Let’s instead look at what Yasemin is wearing and what other women in the comic are wearing. Yasemin appears to be wearing some kind of latex or leather, not necessarily cloth. In the world of comics, fashion doesn’t really get the respect it deserves, so it’s usually very difficult to tell if the artist wants us to believe it’s latex or a more natural fiber. But it looks more like something that would mold to Yasemin’s body rather than something that would hang loose. So I didn’t get the sense Yasemin was about to “fall out” of her outfit, as Kelly did. But that’s just a difference of opinion. Her high heels are a bit ridiculous, I’ll agree. But should we condemn Calafiore? Look at the other women in the book. Waller is, as always, a large woman, and she doesn’t dress revealingly. s1rude made the point about Liana dressing sensibly, because she’s wearing a full-body leather motorcycle outfit. Scandal, Black Alice, and Jeannette dress appropriately and accordingly. Virtuosa and Nightshade dress downright modestly (especially Nightshade). Do we give Calafiore credit for those women?
I don’t want to tell Kelly to stop talking about this, because it’s important, but I have to be on Simone’s side on this one. It’s all about context, and in the context of this issue, Yasemin’s outfit is less egregious because it’s obvious that it’s anomalous. You can argue about the quality of Calafiore’s art all you want, but when you consider the women in this issue, he draws them with a wide range of clothing, which makes me wonder about why he drew Yasemin that way. Then it gets back to the way Simone writes Yasemin. If you look at a book drawn by someone like Ed Benes (who, ironically, is going to be working with Simone on the new Birds of Prey), all the women have the same face and same body, and usually the same trampy fashion sense. I don’t like Benes, but even if you do, you have to admit that his women all look pretty much the same (and, to be honest, most of his men look the same too). You can’t make that claim about these two issues that Calafiore drew.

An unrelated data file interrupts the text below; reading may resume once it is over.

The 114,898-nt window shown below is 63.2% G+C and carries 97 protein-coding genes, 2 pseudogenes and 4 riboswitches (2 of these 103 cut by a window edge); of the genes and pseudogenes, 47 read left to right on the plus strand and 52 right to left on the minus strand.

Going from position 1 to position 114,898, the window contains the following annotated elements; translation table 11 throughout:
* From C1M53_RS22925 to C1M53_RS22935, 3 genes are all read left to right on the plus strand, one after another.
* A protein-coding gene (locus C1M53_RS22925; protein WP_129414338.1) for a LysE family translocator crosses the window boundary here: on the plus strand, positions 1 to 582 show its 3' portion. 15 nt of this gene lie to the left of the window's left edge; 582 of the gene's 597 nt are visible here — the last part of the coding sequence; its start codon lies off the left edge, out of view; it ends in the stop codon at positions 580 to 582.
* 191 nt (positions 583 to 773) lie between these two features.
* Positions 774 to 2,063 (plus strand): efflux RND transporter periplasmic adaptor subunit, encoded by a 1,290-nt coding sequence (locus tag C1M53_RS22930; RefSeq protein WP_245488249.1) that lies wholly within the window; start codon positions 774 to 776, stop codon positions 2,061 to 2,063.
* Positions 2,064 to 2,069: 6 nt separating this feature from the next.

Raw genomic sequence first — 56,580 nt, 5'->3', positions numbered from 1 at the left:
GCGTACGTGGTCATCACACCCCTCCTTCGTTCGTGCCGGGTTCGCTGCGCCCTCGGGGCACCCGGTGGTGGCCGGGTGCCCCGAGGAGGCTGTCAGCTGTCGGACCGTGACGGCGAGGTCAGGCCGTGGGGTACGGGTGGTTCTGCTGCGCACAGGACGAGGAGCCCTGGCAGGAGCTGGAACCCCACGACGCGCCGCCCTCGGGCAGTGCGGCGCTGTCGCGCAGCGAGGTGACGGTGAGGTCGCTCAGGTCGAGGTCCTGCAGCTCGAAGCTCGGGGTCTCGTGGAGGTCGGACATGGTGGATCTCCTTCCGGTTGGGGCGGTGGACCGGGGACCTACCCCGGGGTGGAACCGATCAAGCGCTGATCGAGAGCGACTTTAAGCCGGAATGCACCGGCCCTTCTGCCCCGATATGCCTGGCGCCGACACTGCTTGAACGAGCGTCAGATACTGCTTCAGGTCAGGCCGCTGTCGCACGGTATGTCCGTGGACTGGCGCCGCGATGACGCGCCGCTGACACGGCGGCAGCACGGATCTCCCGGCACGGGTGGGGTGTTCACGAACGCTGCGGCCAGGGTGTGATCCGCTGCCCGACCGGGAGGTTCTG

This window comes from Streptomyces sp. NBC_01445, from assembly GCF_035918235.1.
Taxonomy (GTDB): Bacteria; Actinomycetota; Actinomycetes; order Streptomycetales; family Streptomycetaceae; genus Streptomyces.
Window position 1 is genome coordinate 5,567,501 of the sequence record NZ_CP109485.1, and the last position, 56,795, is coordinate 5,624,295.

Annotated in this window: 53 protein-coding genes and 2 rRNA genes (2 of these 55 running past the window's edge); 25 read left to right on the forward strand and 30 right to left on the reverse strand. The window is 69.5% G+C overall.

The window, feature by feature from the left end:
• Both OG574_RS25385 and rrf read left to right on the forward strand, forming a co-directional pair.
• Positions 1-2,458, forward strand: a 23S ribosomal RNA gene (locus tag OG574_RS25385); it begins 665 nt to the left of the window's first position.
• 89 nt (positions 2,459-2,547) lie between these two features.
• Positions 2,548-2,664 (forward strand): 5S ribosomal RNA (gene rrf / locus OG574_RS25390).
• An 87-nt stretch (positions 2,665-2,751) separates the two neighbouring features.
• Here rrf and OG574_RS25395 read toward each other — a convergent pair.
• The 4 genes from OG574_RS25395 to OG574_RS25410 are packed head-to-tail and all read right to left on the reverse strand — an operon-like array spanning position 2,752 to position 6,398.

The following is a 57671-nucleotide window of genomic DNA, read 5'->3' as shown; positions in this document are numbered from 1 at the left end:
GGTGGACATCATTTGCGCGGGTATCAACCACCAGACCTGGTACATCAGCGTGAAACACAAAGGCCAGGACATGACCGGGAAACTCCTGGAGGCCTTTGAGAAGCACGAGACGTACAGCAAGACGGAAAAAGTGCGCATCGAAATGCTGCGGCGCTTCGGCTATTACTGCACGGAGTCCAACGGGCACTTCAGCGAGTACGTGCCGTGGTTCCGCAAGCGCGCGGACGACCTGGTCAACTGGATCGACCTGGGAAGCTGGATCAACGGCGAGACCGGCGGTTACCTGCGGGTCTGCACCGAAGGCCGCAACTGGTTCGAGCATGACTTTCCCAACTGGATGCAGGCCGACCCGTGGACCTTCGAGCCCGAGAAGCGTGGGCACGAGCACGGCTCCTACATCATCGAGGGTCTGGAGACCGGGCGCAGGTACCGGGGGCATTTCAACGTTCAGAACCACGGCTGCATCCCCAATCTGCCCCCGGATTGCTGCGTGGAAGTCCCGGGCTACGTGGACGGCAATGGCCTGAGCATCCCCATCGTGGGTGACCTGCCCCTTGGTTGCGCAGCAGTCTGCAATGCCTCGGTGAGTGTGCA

But that’s just my two cents. I agree with Kelly about that cover of Black Widow, for instance, because why would someone who’s about to kick ass unzip her front zipper down to her navel? At least Yasemin’s dress seems to bind her boobs a bit.
Oh, this was an issue of a comic book? Oh. Well, Scandal shows that the House of Secrets is not without its defenses, the Six and the Squad fight pretty much to a standstill (Catman and Bronze Tiger’s fight is especially well done), and both groups slowly realize that maybe they should be fighting together against the Black Lanterns. Yeah, that’s smart. The dialogue is as crisp as ever (Bane says after Nightshade tells him she can hit him whenever she wants, “I see. Hitting me. Was that what that was supposed to be?”), the action is excellent, and Rag Doll is awesome as usual. Good stuff!
Sorry, Kelly. We’re still friends, right? Right?????
One panel of awesome:
Super Friends #23 (“Mystery in Space”) by Sholly Fisch (writer), Stewart McKenny (penciller), Dan Davis (inker), Randolph Gentile (letterer), and Heroic Age (colorist). $2.50, 17 pgs, FC, DC.
Every so often I must pick up an issue of Super Friends, largely because the cover is awesome. So yes, Chad, sometimes cover artists matter! I mean, how can you resist the Super Friends in space? Answer: You can’t, unless your heart is dark and cold. DARK AND COLD!!!!!!